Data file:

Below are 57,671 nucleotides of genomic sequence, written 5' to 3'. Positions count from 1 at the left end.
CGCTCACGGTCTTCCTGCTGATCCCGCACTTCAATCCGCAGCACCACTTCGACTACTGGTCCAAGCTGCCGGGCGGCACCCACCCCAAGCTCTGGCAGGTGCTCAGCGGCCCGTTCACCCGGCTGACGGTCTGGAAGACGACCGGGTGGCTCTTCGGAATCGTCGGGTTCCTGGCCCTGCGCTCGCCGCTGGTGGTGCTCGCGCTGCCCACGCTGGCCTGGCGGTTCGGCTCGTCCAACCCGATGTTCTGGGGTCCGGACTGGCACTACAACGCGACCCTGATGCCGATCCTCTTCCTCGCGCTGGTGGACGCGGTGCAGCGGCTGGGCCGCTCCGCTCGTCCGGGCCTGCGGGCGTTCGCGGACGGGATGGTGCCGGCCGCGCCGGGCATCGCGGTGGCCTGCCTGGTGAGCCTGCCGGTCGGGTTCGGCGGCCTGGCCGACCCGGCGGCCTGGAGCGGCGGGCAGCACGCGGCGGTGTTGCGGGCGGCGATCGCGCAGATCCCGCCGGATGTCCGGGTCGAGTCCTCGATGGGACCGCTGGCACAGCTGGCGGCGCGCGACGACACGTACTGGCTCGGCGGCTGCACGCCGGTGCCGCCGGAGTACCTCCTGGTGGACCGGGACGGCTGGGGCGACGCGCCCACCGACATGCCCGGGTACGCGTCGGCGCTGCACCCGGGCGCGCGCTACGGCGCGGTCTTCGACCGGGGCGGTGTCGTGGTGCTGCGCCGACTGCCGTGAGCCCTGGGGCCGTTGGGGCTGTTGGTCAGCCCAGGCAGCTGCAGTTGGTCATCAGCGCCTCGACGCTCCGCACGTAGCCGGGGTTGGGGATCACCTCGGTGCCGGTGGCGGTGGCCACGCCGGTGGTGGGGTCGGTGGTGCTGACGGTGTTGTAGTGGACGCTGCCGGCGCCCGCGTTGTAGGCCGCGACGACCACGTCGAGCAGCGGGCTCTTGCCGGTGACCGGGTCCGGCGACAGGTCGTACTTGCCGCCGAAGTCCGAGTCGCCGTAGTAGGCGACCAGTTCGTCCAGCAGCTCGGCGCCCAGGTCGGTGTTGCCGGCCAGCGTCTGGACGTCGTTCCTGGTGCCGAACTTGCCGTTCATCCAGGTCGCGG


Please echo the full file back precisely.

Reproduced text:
Below are 57,671 nucleotides of genomic sequence, written 5' to 3'. Positions count from 1 at the left end.
CGCTCACGGTCTTCCTGCTGATCCCGCACTTCAATCCGCAGCACCACTTCGACTACTGGTCCAAGCTGCCGGGCGGCACCCACCCCAAGCTCTGGCAGGTGCTCAGCGGCCCGTTCACCCGGCTGACGGTCTGGAAGACGACCGGGTGGCTCTTCGGAATCGTCGGGTTCCTGGCCCTGCGCTCGCCGCTGGTGGTGCTCGCGCTGCCCACGCTGGCCTGGCGGTTCGGCTCGTCCAACCCGATGTTCTGGGGTCCGGACTGGCACTACAACGCGACCCTGATGCCGATCCTCTTCCTCGCGCTGGTGGACGCGGTGCAGCGGCTGGGCCGCTCCGCTCGTCCGGGCCTGCGGGCGTTCGCGGACGGGATGGTGCCGGCCGCGCCGGGCATCGCGGTGGCCTGCCTGGTGAGCCTGCCGGTCGGGTTCGGCGGCCTGGCCGACCCGGCGGCCTGGAGCGGCGGGCAGCACGCGGCGGTGTTGCGGGCGGCGATCGCGCAGATCCCGCCGGATGTCCGGGTCGAGTCCTCGATGGGACCGCTGGCACAGCTGGCGGCGCGCGACGACACGTACTGGCTCGGCGGCTGCACGCCGGTGCCGCCGGAGTACCTCCTGGTGGACCGGGACGGCTGGGGCGACGCGCCCACCGACATGCCCGGGTACGCGTCGGCGCTGCACCCGGGCGCGCGCTACGGCGCGGTCTTCGACCGGGGCGGTGTCGTGGTGCTGCGCCGACTGCCGTGAGCCCTGGGGCCGTTGGGGCTGTTGGTCAGCCCAGGCAGCTGCAGTTGGTCATCAGCGCCTCGACGCTCCGCACGTAGCCGGGGTTGGGGATCACCTCGGTGCCGGTGGCGGTGGCCACGCCGGTGGTGGGGTCGGTGGTGCTGACGGTGTTGTAGTGGACGCTGCCGGCGCCCGCGTTGTAGGCCGCGACGACCACGTCGAGCAGCGGGCTCTTGCCGGTGACCGGGTCCGGCGACAGGTCGTACTTGCCGCCGAAGTCCGAGTCGCCGTAGTAGGCGACCAGTTCGTCCAGCAGCTCGGCGCCCAGGTCGGTGTTGCCGGCCAGCGTCTGGACGTCGTTCCTGGTGCCGAACTTGCCGTTCATCCAGGTCGCGG